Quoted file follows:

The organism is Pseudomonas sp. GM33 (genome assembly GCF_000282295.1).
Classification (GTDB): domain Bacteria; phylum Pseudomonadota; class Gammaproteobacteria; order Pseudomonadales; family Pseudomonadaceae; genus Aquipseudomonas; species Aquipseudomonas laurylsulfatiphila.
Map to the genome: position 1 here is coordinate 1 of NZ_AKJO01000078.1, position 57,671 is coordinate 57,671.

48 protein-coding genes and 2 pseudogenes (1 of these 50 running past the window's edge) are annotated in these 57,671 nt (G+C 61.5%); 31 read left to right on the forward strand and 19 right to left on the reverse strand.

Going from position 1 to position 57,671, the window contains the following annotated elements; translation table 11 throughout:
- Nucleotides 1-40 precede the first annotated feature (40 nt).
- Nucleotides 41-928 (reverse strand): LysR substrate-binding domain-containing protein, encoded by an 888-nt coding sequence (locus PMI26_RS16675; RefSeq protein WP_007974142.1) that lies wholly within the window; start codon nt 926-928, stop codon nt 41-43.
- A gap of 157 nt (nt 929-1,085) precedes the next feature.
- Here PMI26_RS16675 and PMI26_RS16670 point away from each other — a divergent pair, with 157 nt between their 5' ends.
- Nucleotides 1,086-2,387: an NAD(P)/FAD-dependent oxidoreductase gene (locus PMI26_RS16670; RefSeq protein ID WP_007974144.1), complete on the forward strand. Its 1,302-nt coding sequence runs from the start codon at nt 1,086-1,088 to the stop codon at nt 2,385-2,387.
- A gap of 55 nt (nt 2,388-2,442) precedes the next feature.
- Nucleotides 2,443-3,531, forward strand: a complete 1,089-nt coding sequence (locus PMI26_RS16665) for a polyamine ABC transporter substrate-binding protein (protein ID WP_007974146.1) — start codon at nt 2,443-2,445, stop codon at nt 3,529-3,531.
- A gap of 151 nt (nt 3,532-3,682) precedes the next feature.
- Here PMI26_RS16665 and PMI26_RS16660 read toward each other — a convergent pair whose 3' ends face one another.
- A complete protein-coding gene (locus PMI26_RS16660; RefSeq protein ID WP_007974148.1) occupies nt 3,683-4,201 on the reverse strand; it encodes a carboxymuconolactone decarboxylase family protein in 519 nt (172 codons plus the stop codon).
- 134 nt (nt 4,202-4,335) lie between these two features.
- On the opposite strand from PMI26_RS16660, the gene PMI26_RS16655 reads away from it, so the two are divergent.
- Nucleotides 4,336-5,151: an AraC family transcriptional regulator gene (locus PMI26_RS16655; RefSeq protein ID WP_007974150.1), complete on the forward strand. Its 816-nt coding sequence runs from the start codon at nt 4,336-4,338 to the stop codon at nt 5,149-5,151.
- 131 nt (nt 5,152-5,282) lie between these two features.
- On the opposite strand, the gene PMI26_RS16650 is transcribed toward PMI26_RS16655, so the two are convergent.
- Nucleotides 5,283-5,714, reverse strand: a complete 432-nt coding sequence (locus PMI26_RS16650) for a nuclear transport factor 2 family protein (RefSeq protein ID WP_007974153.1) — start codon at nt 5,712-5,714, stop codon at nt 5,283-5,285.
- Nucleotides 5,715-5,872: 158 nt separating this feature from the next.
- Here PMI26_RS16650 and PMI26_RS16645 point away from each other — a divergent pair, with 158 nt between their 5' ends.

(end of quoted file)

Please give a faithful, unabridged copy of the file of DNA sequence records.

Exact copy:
The organism is Pseudomonas sp. GM33 (genome assembly GCF_000282295.1).
Classification (GTDB): domain Bacteria; phylum Pseudomonadota; class Gammaproteobacteria; order Pseudomonadales; family Pseudomonadaceae; genus Aquipseudomonas; species Aquipseudomonas laurylsulfatiphila.
Map to the genome: position 1 here is coordinate 1 of NZ_AKJO01000078.1, position 57,671 is coordinate 57,671.

48 protein-coding genes and 2 pseudogenes (1 of these 50 running past the window's edge) are annotated in these 57,671 nt (G+C 61.5%); 31 read left to right on the forward strand and 19 right to left on the reverse strand.

Going from position 1 to position 57,671, the window contains the following annotated elements; translation table 11 throughout:
- Nucleotides 1-40 precede the first annotated feature (40 nt).
- Nucleotides 41-928 (reverse strand): LysR substrate-binding domain-containing protein, encoded by an 888-nt coding sequence (locus PMI26_RS16675; RefSeq protein WP_007974142.1) that lies wholly within the window; start codon nt 926-928, stop codon nt 41-43.
- A gap of 157 nt (nt 929-1,085) precedes the next feature.
- Here PMI26_RS16675 and PMI26_RS16670 point away from each other — a divergent pair, with 157 nt between their 5' ends.
- Nucleotides 1,086-2,387: an NAD(P)/FAD-dependent oxidoreductase gene (locus PMI26_RS16670; RefSeq protein ID WP_007974144.1), complete on the forward strand. Its 1,302-nt coding sequence runs from the start codon at nt 1,086-1,088 to the stop codon at nt 2,385-2,387.
- A gap of 55 nt (nt 2,388-2,442) precedes the next feature.
- Nucleotides 2,443-3,531, forward strand: a complete 1,089-nt coding sequence (locus PMI26_RS16665) for a polyamine ABC transporter substrate-binding protein (protein ID WP_007974146.1) — start codon at nt 2,443-2,445, stop codon at nt 3,529-3,531.
- A gap of 151 nt (nt 3,532-3,682) precedes the next feature.
- Here PMI26_RS16665 and PMI26_RS16660 read toward each other — a convergent pair whose 3' ends face one another.
- A complete protein-coding gene (locus PMI26_RS16660; RefSeq protein ID WP_007974148.1) occupies nt 3,683-4,201 on the reverse strand; it encodes a carboxymuconolactone decarboxylase family protein in 519 nt (172 codons plus the stop codon).
- 134 nt (nt 4,202-4,335) lie between these two features.
- On the opposite strand from PMI26_RS16660, the gene PMI26_RS16655 reads away from it, so the two are divergent.
- Nucleotides 4,336-5,151: an AraC family transcriptional regulator gene (locus PMI26_RS16655; RefSeq protein ID WP_007974150.1), complete on the forward strand. Its 816-nt coding sequence runs from the start codon at nt 4,336-4,338 to the stop codon at nt 5,149-5,151.
- 131 nt (nt 5,152-5,282) lie between these two features.
- On the opposite strand, the gene PMI26_RS16650 is transcribed toward PMI26_RS16655, so the two are convergent.
- Nucleotides 5,283-5,714, reverse strand: a complete 432-nt coding sequence (locus PMI26_RS16650) for a nuclear transport factor 2 family protein (RefSeq protein ID WP_007974153.1) — start codon at nt 5,712-5,714, stop codon at nt 5,283-5,285.
- Nucleotides 5,715-5,872: 158 nt separating this feature from the next.
- Here PMI26_RS16650 and PMI26_RS16645 point away from each other — a divergent pair, with 158 nt between their 5' ends.